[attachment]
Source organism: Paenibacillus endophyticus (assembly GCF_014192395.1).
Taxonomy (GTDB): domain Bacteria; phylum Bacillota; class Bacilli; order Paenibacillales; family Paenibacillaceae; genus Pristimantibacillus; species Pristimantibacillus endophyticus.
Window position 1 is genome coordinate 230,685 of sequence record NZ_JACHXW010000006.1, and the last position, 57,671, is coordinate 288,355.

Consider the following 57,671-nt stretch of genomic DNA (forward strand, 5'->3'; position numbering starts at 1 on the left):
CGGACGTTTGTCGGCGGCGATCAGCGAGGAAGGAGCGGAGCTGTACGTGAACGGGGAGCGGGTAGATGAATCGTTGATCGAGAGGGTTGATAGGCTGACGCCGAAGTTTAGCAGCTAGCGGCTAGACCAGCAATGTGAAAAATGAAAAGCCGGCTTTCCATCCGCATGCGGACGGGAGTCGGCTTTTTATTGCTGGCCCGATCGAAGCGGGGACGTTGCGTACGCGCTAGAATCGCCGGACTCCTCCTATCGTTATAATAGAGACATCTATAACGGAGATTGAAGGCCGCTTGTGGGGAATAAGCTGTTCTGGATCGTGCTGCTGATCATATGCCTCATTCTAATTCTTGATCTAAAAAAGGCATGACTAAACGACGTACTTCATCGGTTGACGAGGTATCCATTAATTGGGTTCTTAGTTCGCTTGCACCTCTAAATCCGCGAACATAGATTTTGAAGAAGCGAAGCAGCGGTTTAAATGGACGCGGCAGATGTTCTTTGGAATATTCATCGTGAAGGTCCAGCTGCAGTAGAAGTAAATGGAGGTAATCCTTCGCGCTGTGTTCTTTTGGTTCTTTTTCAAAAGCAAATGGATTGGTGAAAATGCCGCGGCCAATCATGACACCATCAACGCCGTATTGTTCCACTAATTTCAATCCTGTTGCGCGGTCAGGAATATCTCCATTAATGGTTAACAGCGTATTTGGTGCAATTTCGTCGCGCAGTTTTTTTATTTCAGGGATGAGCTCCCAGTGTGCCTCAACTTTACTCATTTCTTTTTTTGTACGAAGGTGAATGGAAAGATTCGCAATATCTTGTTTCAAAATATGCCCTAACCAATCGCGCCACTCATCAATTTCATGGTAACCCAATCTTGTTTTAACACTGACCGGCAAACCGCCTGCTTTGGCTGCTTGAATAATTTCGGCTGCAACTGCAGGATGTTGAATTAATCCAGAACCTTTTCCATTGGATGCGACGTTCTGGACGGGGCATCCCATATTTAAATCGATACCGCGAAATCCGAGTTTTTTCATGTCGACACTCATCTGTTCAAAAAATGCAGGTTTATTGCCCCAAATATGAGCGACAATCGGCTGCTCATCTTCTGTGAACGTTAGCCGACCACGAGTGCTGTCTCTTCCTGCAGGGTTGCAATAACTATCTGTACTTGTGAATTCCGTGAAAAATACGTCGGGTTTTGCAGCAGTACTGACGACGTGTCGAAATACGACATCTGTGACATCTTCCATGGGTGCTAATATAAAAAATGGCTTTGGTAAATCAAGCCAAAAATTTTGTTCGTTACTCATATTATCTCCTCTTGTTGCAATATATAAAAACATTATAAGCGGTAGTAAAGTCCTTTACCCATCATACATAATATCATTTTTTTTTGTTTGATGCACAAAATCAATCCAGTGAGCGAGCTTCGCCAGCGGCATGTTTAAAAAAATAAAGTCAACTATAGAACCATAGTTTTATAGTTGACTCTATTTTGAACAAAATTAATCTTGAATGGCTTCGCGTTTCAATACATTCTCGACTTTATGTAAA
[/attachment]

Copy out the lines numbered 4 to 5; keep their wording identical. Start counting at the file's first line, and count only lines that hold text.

Consider the following 57,671-nt stretch of genomic DNA (forward strand, 5'->3'; position numbering starts at 1 on the left):
CGGACGTTTGTCGGCGGCGATCAGCGAGGAAGGAGCGGAGCTGTACGTGAACGGGGAGCGGGTAGATGAATCGTTGATCGAGAGGGTTGATAGGCTGACGCCGAAGTTTAGCAGCTAGCGGCTAGACCAGCAATGTGAAAAATGAAAAGCCGGCTTTCCATCCGCATGCGGACGGGAGTCGGCTTTTTATTGCTGGCCCGATCGAAGCGGGGACGTTGCGTACGCGCTAGAATCGCCGGACTCCTCCTATCGTTATAATAGAGACATCTATAACGGAGATTGAAGGCCGCTTGTGGGGAATAAGCTGTTCTGGATCGTGCTGCTGATCATATGCCTCATTCTAATTCTTGATCTAAAAAAGGCATGACTAAACGACGTACTTCATCGGTTGACGAGGTATCCATTAATTGGGTTCTTAGTTCGCTTGCACCTCTAAATCCGCGAACATAGATTTTGAAGAAGCGAAGCAGCGGTTTAAATGGACGCGGCAGATGTTCTTTGGAATATTCATCGTGAAGGTCCAGCTGCAGTAGAAGTAAATGGAGGTAATCCTTCGCGCTGTGTTCTTTTGGTTCTTTTTCAAAAGCAAATGGATTGGTGAAAATGCCGCGGCCAATCATGACACCATCAACGCCGTATTGTTCCACTAATTTCAATCCTGTTGCGCGGTCAGGAATATCTCCATTAATGGTTAACAGCGTATTTGGTGCAATTTCGTCGCGCAGTTTTTTTATTTCAGGGATGAGCTCCCAGTGTGCCTCAACTTTACTCATTTCTTTTTTTGTACGAAGGTGAATGGAAAGATTCGCAATATCTTGTTTCAAAATATGCCCTAACCAATCGCGCCACTCATCAATTTCATGGTAACCCAATCTTGTTTTAACACTGACCGGCAAACCGCCTGCTTTGGCTGCTTGAATAATTTCGGCTGCAACTGCAGGATGTTGAATTAATCCAGAACCTTTTCCATTGGATGCGACGTTCTGGACGGGGCATCCCATATTTAAATCGATACCGCGAAATCCGAGTTTTTTCATGTCGACACTCATCTGTTCAAAAAATGCAGGTTTATTGCCCCAAATATGAGCGACAATCGGCTGCTCATCTTCTGTGAACGTTAGCCGACCACGAGTGCTGTCTCTTCCTGCAGGGTTGCAATAACTATCTGTACTTGTGAATTCCGTGAAAAATACGTCGGGTTTTGCAGCAGTACTGACGACGTGTCGAAATACGACATCTGTGACATCTTCCATGGGTGCTAATATAAAAAATGGCTTTGGTAAATCAAGCCAAAAATTTTGTTCGTTACTCATATTATCTCCTCTTGTTGCAATATATAAAAACATTATAAGCGGTAGTAAAGTCCTTTACCCATCATACATAATATCATTTTTTTTTGTTTGATGCACAAAATCAATCCAGTGAGCGAGCTTCGCCAGCGGCATGTTTAAAAAAATAAAGTCAACTATAGAACCATAGTTTTATAGTTGACTCTATTTTGAACAAAATTAATCTTGAATGGCTTCGCGTTTCAATACATTCTCGACTTTATGTAAA